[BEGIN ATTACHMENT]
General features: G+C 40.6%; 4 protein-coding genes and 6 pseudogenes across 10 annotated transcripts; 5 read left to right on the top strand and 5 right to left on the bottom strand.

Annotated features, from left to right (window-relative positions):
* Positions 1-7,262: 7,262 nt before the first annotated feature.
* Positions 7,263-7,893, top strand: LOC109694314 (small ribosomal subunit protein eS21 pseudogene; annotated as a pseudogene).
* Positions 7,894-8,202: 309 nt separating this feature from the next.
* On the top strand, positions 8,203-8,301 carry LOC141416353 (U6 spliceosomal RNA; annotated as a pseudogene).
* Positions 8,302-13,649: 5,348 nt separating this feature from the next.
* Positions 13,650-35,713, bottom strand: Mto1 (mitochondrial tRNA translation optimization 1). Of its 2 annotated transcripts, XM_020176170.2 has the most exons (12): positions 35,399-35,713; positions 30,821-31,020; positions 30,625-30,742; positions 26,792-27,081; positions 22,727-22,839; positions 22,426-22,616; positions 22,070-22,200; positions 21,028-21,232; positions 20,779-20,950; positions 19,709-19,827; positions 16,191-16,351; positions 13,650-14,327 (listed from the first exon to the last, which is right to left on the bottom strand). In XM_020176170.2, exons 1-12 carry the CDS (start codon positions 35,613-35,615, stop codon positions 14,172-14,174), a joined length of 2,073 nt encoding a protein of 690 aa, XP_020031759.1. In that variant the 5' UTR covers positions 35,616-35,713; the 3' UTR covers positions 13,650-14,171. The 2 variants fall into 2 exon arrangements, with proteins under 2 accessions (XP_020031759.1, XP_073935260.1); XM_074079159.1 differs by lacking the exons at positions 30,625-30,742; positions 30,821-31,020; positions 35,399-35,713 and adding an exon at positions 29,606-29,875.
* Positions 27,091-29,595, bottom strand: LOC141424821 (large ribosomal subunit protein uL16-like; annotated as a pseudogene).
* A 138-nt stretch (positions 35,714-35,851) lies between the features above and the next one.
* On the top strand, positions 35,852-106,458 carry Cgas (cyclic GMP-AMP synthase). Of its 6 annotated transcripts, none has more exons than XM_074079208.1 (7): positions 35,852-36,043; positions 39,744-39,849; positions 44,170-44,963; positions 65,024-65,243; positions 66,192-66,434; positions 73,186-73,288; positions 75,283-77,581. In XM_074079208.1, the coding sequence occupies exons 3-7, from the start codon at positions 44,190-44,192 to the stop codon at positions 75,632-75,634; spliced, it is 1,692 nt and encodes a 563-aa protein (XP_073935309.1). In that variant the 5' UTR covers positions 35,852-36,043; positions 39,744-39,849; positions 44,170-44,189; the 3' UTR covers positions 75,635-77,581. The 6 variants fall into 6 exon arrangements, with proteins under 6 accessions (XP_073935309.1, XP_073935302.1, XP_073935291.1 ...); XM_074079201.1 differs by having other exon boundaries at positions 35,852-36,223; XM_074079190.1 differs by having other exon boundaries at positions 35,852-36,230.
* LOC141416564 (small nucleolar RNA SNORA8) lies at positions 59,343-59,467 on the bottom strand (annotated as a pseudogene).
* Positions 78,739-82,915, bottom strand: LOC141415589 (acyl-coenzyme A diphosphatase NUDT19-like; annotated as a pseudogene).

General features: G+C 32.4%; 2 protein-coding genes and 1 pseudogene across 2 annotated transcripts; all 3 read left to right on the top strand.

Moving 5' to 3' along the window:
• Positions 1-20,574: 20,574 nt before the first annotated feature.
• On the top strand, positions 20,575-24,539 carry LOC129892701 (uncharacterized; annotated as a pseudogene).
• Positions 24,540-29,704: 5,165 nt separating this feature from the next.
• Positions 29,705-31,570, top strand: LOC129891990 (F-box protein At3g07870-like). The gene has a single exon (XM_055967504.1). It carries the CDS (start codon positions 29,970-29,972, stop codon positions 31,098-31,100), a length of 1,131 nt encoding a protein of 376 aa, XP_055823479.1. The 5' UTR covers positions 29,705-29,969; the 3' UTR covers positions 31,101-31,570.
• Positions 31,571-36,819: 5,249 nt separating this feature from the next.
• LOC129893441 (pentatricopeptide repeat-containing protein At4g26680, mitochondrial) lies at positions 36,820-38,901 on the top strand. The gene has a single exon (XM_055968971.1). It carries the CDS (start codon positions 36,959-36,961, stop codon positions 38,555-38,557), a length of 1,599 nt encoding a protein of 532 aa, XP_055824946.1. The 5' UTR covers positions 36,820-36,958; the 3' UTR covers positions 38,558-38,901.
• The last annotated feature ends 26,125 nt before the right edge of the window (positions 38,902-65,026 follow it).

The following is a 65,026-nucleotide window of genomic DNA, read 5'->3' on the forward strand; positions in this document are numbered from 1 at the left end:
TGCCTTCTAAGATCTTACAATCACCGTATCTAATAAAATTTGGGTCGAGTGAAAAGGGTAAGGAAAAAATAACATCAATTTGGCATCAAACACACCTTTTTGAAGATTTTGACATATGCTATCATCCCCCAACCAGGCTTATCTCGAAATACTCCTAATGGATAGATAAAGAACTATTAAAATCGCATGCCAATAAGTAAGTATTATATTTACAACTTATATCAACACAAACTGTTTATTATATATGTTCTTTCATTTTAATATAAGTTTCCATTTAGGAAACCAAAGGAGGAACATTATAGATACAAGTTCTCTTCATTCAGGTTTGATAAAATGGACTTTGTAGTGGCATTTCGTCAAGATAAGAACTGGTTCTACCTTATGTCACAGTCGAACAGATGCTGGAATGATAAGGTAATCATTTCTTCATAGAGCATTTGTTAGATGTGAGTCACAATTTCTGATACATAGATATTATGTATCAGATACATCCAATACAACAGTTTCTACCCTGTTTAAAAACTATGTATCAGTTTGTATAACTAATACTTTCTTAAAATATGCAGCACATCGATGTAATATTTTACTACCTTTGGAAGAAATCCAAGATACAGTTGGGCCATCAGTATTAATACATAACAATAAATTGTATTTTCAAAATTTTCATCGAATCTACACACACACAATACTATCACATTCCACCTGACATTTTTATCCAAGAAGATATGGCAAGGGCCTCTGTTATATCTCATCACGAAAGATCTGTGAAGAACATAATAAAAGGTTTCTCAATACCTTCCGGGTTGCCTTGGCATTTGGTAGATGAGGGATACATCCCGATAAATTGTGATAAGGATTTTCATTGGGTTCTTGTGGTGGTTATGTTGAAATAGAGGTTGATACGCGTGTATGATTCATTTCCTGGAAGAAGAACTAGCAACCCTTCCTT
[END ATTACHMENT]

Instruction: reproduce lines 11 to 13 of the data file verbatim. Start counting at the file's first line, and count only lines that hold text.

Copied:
* On the top strand, positions 35,852-106,458 carry Cgas (cyclic GMP-AMP synthase). Of its 6 annotated transcripts, none has more exons than XM_074079208.1 (7): positions 35,852-36,043; positions 39,744-39,849; positions 44,170-44,963; positions 65,024-65,243; positions 66,192-66,434; positions 73,186-73,288; positions 75,283-77,581. In XM_074079208.1, the coding sequence occupies exons 3-7, from the start codon at positions 44,190-44,192 to the stop codon at positions 75,632-75,634; spliced, it is 1,692 nt and encodes a 563-aa protein (XP_073935309.1). In that variant the 5' UTR covers positions 35,852-36,043; positions 39,744-39,849; positions 44,170-44,189; the 3' UTR covers positions 75,635-77,581. The 6 variants fall into 6 exon arrangements, with proteins under 6 accessions (XP_073935309.1, XP_073935302.1, XP_073935291.1 ...); XM_074079201.1 differs by having other exon boundaries at positions 35,852-36,223; XM_074079190.1 differs by having other exon boundaries at positions 35,852-36,230.
* LOC141416564 (small nucleolar RNA SNORA8) lies at positions 59,343-59,467 on the bottom strand (annotated as a pseudogene).
* Positions 78,739-82,915, bottom strand: LOC141415589 (acyl-coenzyme A diphosphatase NUDT19-like; annotated as a pseudogene).